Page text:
3.2.4 Software for ABMs 20

3.3 History and Applications 21

3.3.1 M&S Organizations 21

3.4 Advantages of ABMs 23

3.4.1 Emergence, Aggregation, and Complexity 23

3.4.2 Heterogeneity 24

3.4.3 Learning and Adaptation 24

3.4.4 Flexibility in System Description 24

3.4.5 Inclusion of Multiple Spaces 25

3.4.6 Limitations of ABMs 25

3.4.7 ABMs vs Mathematical Models 27

3.4.8 Applicability of ABMs for Malaria Modeling 28

3.5 Malaria Models: A Review 29

3.5.1 Mathematical Models of Malaria 30

3.5.2 Agent-Based Models (ABMs) of Malaria 33

3.5.3 The Spatial Dimension of Malaria Models 35

3.6 Summary 36

4 The Biological Core Model 39

4.1 Overview 39

4.1.1 Relevant Terms of Interest 40

4.2 The Aquatic Phase 41

4.2.1 Egg (E) 42

4.2.2 Larva (L) 43

4.2.3 Pupa (P) 45

4.3 The Adult Phase 46

4.3.1 Immature Adult (IA) 46

4.3.2 Mate Seeking (MS) 47

4.3.3 Blood Meal Seeking (BMS) 47

4.3.4 Blood Meal Digesting (BMD) 47

4.3.5 Gravid (G) 47

4.4 Aquatic Habitats and Oviposition 48

4.4.1 Aquatic Habitats 48

4.4.2 Oviposition 48

4.5 Senescence and Mortality Rates 50

4.5.1 Senescence 50

4.5.2 Mortality Models: Basic Mathematical Formulation 51

4.6 Mortality in the Core Model 51

4.6.1 Aquatic (Immature) Mortality Rates 52

4.6.2 Adult Mortality Rates 53

4.7 Discussion 53

4.7.1 An Extendible Framework for Other Anopheline Species 53

4.7.2 Weather, Seasonality, and Other Factors 54

4.7.3 Mortality Rates 54

4.8 Summary 54

5 The Agent-Based Model (ABM) 57

5.1 Overview 57

5.2 Model Architecture 58

5.2.1 Object-Oriented Programming (OOP) Terminology 58

5.2.2 Agents 60

5.2.3 Environments 62

5.2.4 Event-Action-List Diagram 62

5.3 Mosquito Population Dynamics 64

5.4 Model Features 66

5.4.1 Processing Steps Ordering 66

5.4.2 Model Assumptions 67

5.4.3 Simulations 69

5.5 Summary 69

6 The Spatial ABM 71

6.1 Overview 71

6.2 The Spatial ABM 74

6.2.1 Definition of Terms 74

6.2.2 Landscapes 75

6.2.3 Landscape Generator Tools 76

6.3 Resource Clustering 79

6.4 Flight Heuristics for Mosquito Agents 81

6.5 Simulation Results 85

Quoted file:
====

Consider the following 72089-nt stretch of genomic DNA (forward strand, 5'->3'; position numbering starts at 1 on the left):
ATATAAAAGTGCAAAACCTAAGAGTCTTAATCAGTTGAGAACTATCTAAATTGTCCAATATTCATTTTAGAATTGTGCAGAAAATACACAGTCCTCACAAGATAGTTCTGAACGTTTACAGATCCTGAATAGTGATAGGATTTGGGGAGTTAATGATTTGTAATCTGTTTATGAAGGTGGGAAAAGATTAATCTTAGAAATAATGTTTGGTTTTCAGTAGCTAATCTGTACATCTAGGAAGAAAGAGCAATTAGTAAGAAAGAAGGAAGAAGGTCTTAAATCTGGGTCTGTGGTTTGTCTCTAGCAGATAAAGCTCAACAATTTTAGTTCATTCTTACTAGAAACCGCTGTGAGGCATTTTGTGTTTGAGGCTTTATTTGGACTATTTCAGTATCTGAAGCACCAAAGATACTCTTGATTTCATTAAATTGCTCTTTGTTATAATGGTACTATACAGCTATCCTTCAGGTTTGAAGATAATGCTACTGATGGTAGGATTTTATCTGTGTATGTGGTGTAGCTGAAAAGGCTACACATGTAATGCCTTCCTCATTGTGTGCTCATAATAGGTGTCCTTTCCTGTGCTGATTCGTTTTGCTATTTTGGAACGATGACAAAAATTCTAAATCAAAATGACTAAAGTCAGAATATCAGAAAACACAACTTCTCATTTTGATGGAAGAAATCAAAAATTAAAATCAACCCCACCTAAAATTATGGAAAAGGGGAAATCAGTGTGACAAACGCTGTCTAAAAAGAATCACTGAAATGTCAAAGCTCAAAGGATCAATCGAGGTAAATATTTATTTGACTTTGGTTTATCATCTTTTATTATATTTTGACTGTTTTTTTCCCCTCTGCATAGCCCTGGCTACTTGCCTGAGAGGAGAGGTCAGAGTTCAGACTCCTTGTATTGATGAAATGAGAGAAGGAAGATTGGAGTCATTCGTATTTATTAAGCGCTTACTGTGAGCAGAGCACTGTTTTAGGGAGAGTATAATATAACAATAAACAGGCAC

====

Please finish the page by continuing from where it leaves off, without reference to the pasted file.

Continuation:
6.5.1 Model Verification 85

6.5.2 Landscape Patterns 86

6.5.3 Relative Sizes of Resources 87

6.5.4 Resource Density 88

6.5.5 Combined Habitat Capacity (CHC) 89

6.6 Spatial Heterogeneity 90

6.7 Summary 93

7 Verification, Validation, Replication, and Reproducibility 95

7.1 Overview 95

7.2 Verification and Validation (V&V): A Review 96

7.2.1 Acceptability Assessment and Quality Assurance (QA) 96

7.2.2 Verification and Validation (V&V) 98

7.3 Replication and Reproducibility (R&R): A Review 100

7.4 Summary 101

8 Verification and Validation (V&V) of ABMs 103

8.1 Overview 103

8.2 Verification and Validation (V&V) of ABMs 103

8.3 Phase-Wise Docking 105

8.3.1 Assumptions for the ABMs 105

8.3.2 Phase-Wise Docking Results 107

8.4 Compartmental Docking 110

8.4.1 Implementations of the ABMs 111

8.4.2 Assumptions for the ABMs 112

8.4.3 Compartmental Docking Results 114

8.5 Summary 116

9 Replication and Reproducibility (R&R) of ABMs 121

9.1 Overview 121

9.1.1 Simulation Stochasticity 122

9.1.2 Boundary Types 123

9.2 Vector Control Interventions 124

9.2.1 Larval Source Management (LSM) 125

9.2.2 Insecticide-Treated Nets (ITNs) 126

9.2.3 Population Profiles for ITNs 127

9.2.4 Coverage Schemes for ITNs 127

9.2.5 Applying LSM in Isolation 130

9.2.6 Applying ITNs in Isolation 132

9.2.7 Applying LSM and ITNs in Combination 132

9.3 Simulation Results 134

9.3.1 Simulation Stochasticity 134

9.3.2 LSM in Isolation 134

9.3.3 Impact of Boundary Types 137

9.3.4 ITNs in Isolation 138

9.3.5 LSM and ITNs in Combination 143

9.4 Replication and Reproducibility (R&R) Guidelines 147

9.5 Discussion 150

9.6 Summary 152

10 A Landscape Epidemiology Modeling Framework 155

10.1 Overview 155

10.2 GIS in Public Health 159

10.3 The Study Area and the ABM 160